On Saturday, activists in Aurora, Colorado, convened for a peaceful rally and march to demand justice for Elijah McClain, a 23-year-old Black man who died after a brutal arrest by local police last August. The event included a violin vigil, a nod to the fact that McClain was an accomplished violinist who was known for spending his lunch breaks putting on concerts for the cats and dogs at a community animal shelter. Footage from the event shows a group of quiet participants, most of them socially distanced, holding signs and observing as a few violinists perform at dusk — and then the arrival of a group of officers in riot gear, charging into the crowd. According to attendees, the police went on to deploy pepper spray and use physical force.
Images shared on social media show lines of officers in helmets, bulletproof vests, and gas masks marching onto a lawn outside the Aurora Municipal Center on Saturday evening, aggressively dispersing people. Attendees say police used, or threatened to use, tear gas — a chemical weapon — on protesters. A spokesperson for the APD denied this allegation on Sunday, telling the Cut: “Tear gas was not used yesterday. There was pepper spray deployed but tear gas was not used.”
Saturday’s events began with a rally and march organized by Denver’s Party for Socialism and Liberation, scheduled to begin at 1 p.m. in the park between the APD headquarters and the Aurora Municipal Center. That would be followed by a student-led rally and another march, which took off from the adjacent Municipal Center sometime after 5 p.m. Violinists — including six-time Grammy nominee Ashanti Floyd, from Georgia, and Lee England Jr., of New York City — planned a vigil in to conclude the day’s actions later that evening, in Aurora’s City Center Park.
According to those in attendance, the event started out peacefully, though many noticed a strong police presence. At around 8:30 p.m. — about a half hour into the vigil — officers in full riot gear began closing in on the gathering. Police “quickly started moving in on just all protesters, getting them to move away and step back,” Carlos Espino, who was at the event, told the Cut. He saw a “smoke plume in the air,” which he believed was tear gas. “We could smell it from where we were, which was several hundred yards away.” Other protesters speculated that the haze may have come from smoke bombs.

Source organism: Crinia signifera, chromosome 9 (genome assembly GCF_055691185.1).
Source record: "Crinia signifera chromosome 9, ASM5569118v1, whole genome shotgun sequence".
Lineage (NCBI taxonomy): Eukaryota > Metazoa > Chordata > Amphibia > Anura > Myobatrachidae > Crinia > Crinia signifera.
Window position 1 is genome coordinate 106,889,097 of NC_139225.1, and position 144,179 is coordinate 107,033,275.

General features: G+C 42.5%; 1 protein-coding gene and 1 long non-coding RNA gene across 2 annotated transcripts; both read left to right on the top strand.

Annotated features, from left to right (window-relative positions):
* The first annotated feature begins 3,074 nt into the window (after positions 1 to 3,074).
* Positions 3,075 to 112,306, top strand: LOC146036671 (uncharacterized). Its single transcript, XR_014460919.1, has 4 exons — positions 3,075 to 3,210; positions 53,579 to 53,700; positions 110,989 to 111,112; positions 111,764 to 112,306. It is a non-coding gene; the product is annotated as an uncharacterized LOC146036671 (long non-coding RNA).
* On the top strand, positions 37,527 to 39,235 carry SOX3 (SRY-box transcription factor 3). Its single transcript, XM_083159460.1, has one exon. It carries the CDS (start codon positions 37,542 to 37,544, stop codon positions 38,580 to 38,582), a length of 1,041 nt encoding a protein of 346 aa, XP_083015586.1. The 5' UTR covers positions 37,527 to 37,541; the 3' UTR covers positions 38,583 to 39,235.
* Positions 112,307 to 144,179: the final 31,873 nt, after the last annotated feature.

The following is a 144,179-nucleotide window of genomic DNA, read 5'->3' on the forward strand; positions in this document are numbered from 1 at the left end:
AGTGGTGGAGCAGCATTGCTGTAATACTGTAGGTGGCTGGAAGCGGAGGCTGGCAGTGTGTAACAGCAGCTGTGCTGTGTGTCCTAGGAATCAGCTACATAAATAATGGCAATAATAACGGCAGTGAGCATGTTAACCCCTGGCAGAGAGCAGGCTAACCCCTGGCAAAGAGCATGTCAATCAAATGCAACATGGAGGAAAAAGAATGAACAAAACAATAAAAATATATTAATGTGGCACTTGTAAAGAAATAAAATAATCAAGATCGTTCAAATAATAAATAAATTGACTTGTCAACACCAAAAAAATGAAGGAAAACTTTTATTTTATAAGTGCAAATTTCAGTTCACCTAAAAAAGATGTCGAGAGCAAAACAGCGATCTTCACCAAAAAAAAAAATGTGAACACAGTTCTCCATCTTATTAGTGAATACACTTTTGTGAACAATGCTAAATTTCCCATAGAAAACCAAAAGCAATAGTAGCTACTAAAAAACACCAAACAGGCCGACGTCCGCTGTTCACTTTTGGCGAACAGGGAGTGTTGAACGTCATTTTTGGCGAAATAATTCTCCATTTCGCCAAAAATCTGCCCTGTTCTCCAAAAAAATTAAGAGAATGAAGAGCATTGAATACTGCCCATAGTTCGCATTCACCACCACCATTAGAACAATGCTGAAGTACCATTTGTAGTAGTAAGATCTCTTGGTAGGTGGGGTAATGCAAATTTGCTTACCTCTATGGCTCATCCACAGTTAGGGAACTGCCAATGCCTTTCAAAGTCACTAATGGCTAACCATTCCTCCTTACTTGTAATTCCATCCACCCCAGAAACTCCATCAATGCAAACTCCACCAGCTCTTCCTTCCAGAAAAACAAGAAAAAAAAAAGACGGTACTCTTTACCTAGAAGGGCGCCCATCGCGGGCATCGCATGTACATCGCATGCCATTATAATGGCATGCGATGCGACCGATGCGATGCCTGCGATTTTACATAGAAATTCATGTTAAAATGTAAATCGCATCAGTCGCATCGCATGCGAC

Blake Jackson, another attendee, recalled the police assuming an L shape to surround vigil participants, many of whom had simply been sitting on the lawn and listening to music, and some of whom had their kids in tow. “They were intimidating and pushing up against us,” Jackson said, until the crowd had been corralled into a parking lot at the edge of the grass.
“It was a really surreal scene,” Jackson recalled. “You looked to the left to see all of us standing there with our hands up and the violinists continuing to play, and you look to your right and see hundreds of cops in riot gear.”
The violinists played in the parking lot for maybe another hour, he added, moving to the park across the street, where they “conducted a proper vigil for Elijah.”
On Twitter, the Aurora Police Department attributed its aggressive response to the fact that protesters were attempting to “cross the fence at the PD entrance,” where a separate group had been demonstrating throughout the afternoon. A police spokesperson reiterated this claim to the Cut, saying the entire event was labeled an unlawful assembly “because there was a small group of people who were arming themselves with rocks and sticks, who were ignoring multiple orders to step back from the fence who were starting to damage property … They threatened the safety of all the people that were there.” But meanwhile, participants say the atmosphere at the vigil was indisputably peaceful, people calmly exercising their right to assemble, and neither Jackson nor Espino recalls seeing anyone throwing rocks or bottles.
“There were children there, there were families there, we were there to honor and have a vigil for Elijah. I feel like [police] just abused their power,” Espino said. “Why were they depriving all those people who were there to mourn? Why would they break that up?”